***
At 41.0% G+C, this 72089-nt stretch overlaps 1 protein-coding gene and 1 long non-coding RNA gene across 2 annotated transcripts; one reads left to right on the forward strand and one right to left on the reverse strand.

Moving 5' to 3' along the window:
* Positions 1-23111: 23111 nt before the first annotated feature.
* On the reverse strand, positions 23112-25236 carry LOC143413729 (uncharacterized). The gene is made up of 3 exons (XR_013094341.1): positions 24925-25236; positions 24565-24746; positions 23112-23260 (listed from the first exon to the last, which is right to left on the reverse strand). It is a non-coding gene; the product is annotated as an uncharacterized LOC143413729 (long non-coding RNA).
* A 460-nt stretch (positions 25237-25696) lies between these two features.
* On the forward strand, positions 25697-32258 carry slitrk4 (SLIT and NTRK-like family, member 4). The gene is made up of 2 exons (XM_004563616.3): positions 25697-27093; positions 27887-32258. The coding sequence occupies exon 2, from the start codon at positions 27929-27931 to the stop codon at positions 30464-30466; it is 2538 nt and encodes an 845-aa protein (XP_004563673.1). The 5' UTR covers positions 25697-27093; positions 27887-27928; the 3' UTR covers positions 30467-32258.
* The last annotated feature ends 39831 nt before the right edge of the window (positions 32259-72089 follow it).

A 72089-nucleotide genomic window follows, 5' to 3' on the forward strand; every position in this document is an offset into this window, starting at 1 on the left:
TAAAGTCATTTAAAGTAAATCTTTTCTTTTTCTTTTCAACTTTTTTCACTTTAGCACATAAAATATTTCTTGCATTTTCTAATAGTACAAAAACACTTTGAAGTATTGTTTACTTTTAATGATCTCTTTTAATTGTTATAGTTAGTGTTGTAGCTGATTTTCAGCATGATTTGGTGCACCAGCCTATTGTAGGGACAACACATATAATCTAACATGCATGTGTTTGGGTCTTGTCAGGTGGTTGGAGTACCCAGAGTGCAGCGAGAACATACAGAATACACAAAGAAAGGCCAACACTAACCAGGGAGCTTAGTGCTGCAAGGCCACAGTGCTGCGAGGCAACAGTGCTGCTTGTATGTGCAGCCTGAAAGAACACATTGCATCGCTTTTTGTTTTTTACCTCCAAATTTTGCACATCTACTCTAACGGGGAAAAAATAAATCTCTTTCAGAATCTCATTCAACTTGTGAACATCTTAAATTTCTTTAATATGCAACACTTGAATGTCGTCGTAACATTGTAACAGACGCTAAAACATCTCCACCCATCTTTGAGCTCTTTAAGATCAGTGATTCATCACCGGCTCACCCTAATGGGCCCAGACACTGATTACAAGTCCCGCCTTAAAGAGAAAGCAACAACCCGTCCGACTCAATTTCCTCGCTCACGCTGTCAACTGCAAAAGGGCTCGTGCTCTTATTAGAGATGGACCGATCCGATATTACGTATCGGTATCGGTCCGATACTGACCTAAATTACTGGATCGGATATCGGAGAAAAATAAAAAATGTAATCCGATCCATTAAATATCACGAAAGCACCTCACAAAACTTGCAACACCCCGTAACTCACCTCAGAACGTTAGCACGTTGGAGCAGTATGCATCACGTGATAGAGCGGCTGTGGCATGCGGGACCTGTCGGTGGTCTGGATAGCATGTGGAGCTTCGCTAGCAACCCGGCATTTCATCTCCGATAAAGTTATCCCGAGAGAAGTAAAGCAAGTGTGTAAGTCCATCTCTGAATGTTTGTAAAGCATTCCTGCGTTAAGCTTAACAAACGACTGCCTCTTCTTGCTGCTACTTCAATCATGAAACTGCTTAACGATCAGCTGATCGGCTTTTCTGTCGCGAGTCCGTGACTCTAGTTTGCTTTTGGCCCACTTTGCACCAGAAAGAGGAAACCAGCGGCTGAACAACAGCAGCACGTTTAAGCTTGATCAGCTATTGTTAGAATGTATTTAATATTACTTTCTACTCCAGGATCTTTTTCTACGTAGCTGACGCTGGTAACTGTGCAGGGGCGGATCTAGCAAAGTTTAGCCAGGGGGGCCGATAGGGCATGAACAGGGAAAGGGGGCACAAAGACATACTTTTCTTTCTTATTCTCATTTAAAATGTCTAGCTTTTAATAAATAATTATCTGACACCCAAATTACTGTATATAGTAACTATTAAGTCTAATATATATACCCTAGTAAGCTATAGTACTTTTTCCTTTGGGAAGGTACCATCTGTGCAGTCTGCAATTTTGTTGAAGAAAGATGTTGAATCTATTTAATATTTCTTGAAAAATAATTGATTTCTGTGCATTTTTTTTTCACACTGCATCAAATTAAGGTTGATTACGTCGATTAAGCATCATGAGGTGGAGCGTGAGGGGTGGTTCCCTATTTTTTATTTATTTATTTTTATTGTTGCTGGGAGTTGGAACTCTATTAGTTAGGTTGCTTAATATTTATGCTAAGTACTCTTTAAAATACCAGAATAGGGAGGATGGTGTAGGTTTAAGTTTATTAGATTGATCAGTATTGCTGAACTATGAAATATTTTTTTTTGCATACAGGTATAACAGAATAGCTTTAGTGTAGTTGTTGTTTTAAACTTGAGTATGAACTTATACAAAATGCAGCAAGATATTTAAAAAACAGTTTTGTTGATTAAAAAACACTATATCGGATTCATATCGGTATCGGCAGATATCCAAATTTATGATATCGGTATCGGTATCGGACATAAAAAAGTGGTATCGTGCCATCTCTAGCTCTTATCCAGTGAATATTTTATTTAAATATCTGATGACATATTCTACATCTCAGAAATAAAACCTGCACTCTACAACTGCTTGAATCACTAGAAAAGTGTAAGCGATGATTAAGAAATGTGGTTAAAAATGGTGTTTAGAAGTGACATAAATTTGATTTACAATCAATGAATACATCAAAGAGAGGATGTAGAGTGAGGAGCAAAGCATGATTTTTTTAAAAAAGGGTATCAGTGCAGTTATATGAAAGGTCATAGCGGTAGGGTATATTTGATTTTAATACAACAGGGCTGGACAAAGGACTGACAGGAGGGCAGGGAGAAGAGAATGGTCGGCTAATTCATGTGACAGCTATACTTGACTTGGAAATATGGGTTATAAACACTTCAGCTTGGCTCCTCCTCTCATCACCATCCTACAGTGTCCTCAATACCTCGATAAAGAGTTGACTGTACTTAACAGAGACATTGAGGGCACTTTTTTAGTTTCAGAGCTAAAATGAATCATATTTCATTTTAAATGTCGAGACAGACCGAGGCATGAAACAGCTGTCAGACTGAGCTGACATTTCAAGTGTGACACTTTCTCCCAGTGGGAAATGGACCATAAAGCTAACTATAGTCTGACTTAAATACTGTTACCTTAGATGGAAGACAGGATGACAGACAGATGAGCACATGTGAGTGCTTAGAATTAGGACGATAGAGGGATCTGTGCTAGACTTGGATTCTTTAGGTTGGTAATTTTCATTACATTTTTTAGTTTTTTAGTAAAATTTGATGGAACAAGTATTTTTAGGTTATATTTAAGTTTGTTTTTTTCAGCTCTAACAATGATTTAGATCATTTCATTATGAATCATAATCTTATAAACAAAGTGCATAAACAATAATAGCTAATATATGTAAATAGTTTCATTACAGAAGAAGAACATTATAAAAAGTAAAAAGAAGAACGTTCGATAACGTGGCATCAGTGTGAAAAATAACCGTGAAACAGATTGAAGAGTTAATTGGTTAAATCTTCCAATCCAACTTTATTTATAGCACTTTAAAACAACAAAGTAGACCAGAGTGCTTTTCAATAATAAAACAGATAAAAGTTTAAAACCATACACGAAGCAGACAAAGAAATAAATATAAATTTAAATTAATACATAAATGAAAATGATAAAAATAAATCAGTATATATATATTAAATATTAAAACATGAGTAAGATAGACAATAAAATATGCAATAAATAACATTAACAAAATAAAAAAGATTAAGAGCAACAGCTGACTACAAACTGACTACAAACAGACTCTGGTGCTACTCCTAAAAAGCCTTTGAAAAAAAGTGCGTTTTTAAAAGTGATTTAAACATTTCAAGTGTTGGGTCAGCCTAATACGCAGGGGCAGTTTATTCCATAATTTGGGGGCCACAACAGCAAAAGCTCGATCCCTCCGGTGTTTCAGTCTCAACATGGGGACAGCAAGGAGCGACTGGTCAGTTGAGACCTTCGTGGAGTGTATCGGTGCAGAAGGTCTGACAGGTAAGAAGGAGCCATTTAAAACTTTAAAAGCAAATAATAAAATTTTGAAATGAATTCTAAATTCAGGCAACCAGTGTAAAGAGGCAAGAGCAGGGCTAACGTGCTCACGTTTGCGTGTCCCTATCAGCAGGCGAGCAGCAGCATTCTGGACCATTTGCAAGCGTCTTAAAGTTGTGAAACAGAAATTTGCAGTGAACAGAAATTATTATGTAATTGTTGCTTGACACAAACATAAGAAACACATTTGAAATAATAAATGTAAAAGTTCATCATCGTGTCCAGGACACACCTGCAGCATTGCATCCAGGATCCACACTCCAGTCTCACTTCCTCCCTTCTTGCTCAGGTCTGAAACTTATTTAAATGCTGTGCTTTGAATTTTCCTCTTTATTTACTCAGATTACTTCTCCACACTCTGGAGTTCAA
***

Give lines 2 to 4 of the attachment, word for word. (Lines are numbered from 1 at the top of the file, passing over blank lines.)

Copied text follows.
Moving 5' to 3' along the window:
* Positions 1-23111: 23111 nt before the first annotated feature.
* On the reverse strand, positions 23112-25236 carry LOC143413729 (uncharacterized). The gene is made up of 3 exons (XR_013094341.1): positions 24925-25236; positions 24565-24746; positions 23112-23260 (listed from the first exon to the last, which is right to left on the reverse strand). It is a non-coding gene; the product is annotated as an uncharacterized LOC143413729 (long non-coding RNA).